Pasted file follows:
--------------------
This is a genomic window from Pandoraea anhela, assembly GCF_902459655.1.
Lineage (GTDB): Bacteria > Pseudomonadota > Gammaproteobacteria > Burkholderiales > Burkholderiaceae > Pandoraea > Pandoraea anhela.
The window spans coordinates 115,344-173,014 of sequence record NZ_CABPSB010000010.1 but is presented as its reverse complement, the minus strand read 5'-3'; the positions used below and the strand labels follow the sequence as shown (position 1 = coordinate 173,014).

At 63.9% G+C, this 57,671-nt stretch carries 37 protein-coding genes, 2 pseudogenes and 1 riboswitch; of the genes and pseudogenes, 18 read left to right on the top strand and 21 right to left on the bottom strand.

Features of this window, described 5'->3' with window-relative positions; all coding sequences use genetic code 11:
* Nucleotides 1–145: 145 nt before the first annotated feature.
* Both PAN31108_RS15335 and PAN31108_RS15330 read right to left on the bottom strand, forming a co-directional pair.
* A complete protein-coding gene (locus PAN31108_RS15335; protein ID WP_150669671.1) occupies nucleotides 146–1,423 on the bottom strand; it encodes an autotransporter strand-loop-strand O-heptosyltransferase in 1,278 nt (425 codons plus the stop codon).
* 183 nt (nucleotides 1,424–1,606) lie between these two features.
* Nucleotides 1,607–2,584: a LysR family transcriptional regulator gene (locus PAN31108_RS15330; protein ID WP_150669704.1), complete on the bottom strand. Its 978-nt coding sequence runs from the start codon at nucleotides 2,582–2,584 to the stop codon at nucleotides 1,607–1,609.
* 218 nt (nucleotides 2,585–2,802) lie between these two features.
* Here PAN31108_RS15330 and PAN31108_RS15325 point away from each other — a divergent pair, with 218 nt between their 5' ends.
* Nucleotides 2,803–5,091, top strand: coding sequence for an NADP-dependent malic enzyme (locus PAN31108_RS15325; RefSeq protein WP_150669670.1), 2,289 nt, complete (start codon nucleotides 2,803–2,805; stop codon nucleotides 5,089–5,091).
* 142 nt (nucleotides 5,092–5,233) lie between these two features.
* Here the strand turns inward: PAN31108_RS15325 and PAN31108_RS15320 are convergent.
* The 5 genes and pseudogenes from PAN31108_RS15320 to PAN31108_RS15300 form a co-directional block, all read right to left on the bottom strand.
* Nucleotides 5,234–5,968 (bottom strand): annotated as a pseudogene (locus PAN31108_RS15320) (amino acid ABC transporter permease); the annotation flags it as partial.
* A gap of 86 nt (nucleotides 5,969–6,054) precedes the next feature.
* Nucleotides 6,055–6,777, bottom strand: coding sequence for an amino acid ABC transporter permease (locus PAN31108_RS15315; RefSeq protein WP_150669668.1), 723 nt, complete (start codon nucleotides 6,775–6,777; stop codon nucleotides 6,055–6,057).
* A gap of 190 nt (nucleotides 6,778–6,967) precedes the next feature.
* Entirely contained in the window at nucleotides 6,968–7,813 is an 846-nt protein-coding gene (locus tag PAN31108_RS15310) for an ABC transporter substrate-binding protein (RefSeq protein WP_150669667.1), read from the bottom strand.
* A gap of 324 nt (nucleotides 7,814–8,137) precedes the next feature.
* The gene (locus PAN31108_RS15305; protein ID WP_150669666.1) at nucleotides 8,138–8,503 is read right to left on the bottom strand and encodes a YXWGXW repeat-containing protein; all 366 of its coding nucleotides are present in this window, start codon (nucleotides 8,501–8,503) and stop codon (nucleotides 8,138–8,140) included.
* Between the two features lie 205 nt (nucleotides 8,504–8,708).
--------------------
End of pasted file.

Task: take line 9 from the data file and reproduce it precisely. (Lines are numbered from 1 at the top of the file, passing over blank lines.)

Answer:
* 183 nt (nucleotides 1,424–1,606) lie between these two features.